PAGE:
You asked if I find the NASB to be popular with others I know. No, I can't say that I do. Some of my contemporaries, i.e those above the age of 70, (I'm 75) still use the KJV. Many, however, use NIV, RSV, or a more modern translation. In fact, I don't personally know anyone who uses the NASB. My observation these days is that few people still carry a Bible to church. Many churches print the Bible texts in the bulletin or post them on a screen on the wall as the preacher delivers the sermon. There are dozens of ways the scriptures can be visually distributed to the congregation while the sermon is in progress. Sopmething I've never gotten accustomed to at my age. at my age, I'm still old style. :D
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Re: Preferred Bible Version

Postby Rvaughn » Tue May 16, 2017 9:32 pm

Intriguing story, David. Thanks for sharing. I knew that some of the preachers just older than me (now 65-75) preferred the NASB, but I had decided that popularity might not have transferred to the next generation. I guess there are just so many Bibles to choose from now.

I wrote a little about my "Bible journey" here, http://baptistsearch.blogspot.com/2017/03/kjv-to-unv-to-kjvo-journey.html, so won't take time to write it over again.

I was also interested in your mention of the old 1901 American Standard Bible, whose copyright ran out. I recently learned that the World English Bible is a new translation/revision based on the old American Standard. http://ebible.org/web/webfaq.htm The WEB also is not copyrighted. It is in the public domain but the title is trademarked, so any revisions or derivatives cannot use that name.
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Re: Preferred Bible Version

Postby KeithE » Tue May 16, 2017 10:11 pm

For devotion reading I like The Good News translation mainly because it is a single column version and I'm used to reading that way.

To see the range of possible translation I like The NET Bible because it has multiple translators notes that talk to variations in texts and word translations - very often there are many possible meanings/translations.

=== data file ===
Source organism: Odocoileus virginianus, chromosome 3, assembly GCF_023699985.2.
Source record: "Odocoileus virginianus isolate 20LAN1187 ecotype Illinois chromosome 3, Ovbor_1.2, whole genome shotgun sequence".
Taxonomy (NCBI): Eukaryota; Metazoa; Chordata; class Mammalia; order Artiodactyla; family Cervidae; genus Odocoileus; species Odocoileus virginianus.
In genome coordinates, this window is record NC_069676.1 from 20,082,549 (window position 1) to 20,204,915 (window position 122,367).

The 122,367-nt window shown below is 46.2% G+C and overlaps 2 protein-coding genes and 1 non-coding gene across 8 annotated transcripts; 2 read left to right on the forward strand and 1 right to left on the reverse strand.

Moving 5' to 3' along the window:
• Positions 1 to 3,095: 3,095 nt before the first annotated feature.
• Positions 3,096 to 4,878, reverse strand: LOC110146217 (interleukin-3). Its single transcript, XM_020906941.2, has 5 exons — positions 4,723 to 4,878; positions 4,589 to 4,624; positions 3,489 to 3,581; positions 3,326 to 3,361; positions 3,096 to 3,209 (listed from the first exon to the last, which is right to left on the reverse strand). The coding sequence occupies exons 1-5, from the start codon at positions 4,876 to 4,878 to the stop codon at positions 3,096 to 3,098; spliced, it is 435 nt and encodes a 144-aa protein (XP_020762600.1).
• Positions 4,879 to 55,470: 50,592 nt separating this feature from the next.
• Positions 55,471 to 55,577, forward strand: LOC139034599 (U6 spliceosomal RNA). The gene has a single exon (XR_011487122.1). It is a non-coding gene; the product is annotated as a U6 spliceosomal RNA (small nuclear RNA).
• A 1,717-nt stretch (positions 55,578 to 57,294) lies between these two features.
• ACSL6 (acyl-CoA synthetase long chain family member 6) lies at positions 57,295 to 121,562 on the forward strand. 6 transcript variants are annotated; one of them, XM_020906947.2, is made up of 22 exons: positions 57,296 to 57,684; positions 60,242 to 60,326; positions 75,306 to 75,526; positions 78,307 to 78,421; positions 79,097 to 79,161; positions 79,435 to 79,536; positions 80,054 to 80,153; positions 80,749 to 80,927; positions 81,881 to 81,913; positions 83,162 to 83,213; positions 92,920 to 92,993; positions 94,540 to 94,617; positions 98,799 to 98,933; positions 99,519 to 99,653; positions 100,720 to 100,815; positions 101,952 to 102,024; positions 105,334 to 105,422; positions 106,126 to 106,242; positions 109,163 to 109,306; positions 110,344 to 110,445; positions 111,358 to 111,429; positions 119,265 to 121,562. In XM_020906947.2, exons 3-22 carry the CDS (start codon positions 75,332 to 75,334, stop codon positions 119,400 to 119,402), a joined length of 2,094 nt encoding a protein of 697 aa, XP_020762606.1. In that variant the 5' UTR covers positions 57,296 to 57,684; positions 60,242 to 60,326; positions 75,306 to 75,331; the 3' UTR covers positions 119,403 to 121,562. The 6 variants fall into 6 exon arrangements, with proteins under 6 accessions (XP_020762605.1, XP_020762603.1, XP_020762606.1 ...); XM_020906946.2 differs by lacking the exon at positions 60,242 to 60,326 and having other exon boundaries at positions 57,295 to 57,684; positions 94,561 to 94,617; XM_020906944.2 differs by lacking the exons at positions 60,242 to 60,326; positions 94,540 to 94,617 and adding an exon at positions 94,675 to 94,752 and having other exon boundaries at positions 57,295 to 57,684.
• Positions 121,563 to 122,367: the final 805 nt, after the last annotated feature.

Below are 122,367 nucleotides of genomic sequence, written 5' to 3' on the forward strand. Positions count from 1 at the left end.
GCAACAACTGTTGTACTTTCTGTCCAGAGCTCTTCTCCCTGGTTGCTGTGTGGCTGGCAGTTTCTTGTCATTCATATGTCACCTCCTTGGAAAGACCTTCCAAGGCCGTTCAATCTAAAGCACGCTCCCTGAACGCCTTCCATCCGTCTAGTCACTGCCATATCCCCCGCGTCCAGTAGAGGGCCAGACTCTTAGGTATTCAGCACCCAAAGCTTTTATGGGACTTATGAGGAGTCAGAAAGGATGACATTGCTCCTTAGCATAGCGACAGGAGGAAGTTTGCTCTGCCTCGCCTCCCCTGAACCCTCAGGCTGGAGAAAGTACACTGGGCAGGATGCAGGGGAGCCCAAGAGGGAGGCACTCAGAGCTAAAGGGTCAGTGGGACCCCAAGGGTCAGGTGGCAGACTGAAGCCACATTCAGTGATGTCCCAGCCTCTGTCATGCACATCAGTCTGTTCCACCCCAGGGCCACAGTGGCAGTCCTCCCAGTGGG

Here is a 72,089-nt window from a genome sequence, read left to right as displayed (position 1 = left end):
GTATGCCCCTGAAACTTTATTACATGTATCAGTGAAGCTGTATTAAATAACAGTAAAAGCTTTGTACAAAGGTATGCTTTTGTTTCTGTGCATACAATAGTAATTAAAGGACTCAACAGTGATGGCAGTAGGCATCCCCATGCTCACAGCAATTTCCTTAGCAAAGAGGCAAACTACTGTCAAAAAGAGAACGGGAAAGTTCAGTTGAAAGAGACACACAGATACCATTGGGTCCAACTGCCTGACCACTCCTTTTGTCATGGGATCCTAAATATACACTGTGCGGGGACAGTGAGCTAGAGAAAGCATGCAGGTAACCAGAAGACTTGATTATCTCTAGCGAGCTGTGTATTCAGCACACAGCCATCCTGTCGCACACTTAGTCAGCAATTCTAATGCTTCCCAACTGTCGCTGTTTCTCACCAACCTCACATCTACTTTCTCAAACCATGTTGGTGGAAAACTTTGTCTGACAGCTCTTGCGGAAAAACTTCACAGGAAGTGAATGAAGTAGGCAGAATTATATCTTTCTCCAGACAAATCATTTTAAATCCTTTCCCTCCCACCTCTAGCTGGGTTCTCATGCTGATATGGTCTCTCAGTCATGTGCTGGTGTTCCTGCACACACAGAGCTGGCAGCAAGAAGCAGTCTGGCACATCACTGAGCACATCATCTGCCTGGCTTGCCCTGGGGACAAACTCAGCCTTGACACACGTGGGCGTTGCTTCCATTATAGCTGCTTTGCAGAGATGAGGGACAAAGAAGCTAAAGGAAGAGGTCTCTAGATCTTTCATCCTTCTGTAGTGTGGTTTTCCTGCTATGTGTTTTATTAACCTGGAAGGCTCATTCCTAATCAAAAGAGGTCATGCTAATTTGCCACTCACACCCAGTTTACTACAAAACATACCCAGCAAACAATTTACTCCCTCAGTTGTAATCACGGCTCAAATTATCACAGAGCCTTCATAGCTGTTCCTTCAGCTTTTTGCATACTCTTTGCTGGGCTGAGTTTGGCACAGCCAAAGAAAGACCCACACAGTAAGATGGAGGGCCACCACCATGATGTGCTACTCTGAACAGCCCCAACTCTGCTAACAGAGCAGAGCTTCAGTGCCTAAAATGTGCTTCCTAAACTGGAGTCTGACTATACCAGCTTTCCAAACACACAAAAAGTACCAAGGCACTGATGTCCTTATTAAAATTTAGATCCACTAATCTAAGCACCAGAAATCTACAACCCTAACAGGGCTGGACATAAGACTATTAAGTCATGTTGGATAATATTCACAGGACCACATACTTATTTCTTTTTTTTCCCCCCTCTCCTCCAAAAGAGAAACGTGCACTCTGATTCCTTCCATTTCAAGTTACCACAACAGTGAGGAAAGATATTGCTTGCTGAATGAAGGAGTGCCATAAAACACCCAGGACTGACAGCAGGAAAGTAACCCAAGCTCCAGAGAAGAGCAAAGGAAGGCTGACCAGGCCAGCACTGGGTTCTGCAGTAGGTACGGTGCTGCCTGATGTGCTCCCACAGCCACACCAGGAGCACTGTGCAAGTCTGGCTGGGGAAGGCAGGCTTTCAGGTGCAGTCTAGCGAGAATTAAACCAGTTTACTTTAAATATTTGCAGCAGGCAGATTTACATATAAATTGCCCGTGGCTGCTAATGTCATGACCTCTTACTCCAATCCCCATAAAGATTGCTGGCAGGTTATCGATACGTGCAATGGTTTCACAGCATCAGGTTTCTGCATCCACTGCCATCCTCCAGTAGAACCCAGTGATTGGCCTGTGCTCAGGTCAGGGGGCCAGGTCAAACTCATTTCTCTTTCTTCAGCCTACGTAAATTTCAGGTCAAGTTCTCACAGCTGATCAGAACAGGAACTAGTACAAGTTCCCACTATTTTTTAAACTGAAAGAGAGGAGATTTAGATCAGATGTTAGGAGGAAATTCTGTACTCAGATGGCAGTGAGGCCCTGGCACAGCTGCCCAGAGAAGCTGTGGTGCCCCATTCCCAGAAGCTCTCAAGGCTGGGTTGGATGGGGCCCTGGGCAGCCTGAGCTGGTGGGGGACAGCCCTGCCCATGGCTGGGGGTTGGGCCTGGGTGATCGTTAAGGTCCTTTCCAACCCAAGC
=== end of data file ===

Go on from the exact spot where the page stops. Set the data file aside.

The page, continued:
I use the NRSV for adult teaching SS (the Spiritual Formation version for its notes and special articles). Occasionally I use the explanatory additions (in italics) in The Voice also for SS teaching.
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Re: Preferred Bible Version

Postby Haruo » Tue May 16, 2017 10:59 pm

In English, I think my favorites are KJV and Moffatt; I also like the Goodspeed Apocrypha. In Esperanto there's only one complete version, consisting of the 1912 New Testament, the 1926 Old Testament, and the 1997 Deuterocanonicals; the currently available edition (2008, published by KAVA/PECH) incorporates the Deuterocanonicals into the OT in the traditional Roman Catholic order. The previous edition (2003, not sure of the publisher) placed them between the testaments à la KJV-with-Apocrypha.
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Re: Preferred Bible Version

Postby David Flick » Wed May 17, 2017 12:14 am

Rvaughn wrote:I wrote a little about my "Bible journey" here, http://baptistsearch.blogspot.com/2017/03/kjv-to-unv-to-kjvo-journey.html, so won't take time to write it over again.

    Your story is more interesting than mine, Robert. Thanks for sharing it.
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Re: Preferred Bible Version

Postby Haruo » Wed May 17, 2017 12:27 pm

Haruo wrote:In English, I think my favorites are KJV and Moffatt; I also like the Goodspeed Apocrypha. In Esperanto there's only one complete version, consisting of the 1912 New Testament, the 1926 Old Testament, and the 1997 Deuterocanonicals; the currently available edition (2008, published by KAVA/PECH) incorporates the Deuterocanonicals into the OT in the traditional Roman Catholic order. The previous edition (2003, not sure of the publisher) placed them between the testaments à la KJV-with-Apocrypha.

I was going to say that all Esperanto Bible editions/reprintings from 1926 to 2002 contained the Protestant 66-book canon, but then it occurred to me that I actually do have a tiny (not more than 2 inches tall) edition of the OT only put out in Israel and presumably for Jewish use. But it's reprinted from the 1926 OT, so the books are all in the Protestant order, which destroys the continuity of the Tanakh's book order (and naming conventions) (factors that I almost never see mentioned in Christian exegesis).
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Re: Preferred Bible Version

Postby Haruo » Wed May 17, 2017 12:55 pm

David Flick wrote:
Rvaughn wrote:I wrote a little about my "Bible journey" here, http://baptistsearch.blogspot.com/2017/03/kjv-to-unv-to-kjvo-journey.html, so won't take time to write it over again.

    Your story is more interesting than mine, Robert. Thanks for sharing it.

Yes, your story is indeed interesting, Robert, but there are a couple points I didn't understand. I put them in a comment on the blogpost, but maybe I should ask them here:
I wrote:Interesting bit of historiography, Robert. I have two questions, though.
1) What does "UNV" stand for? I'm guessing your Bible College was NOT the University of Nevada...
2) In what sense do you consider yourself KJVO?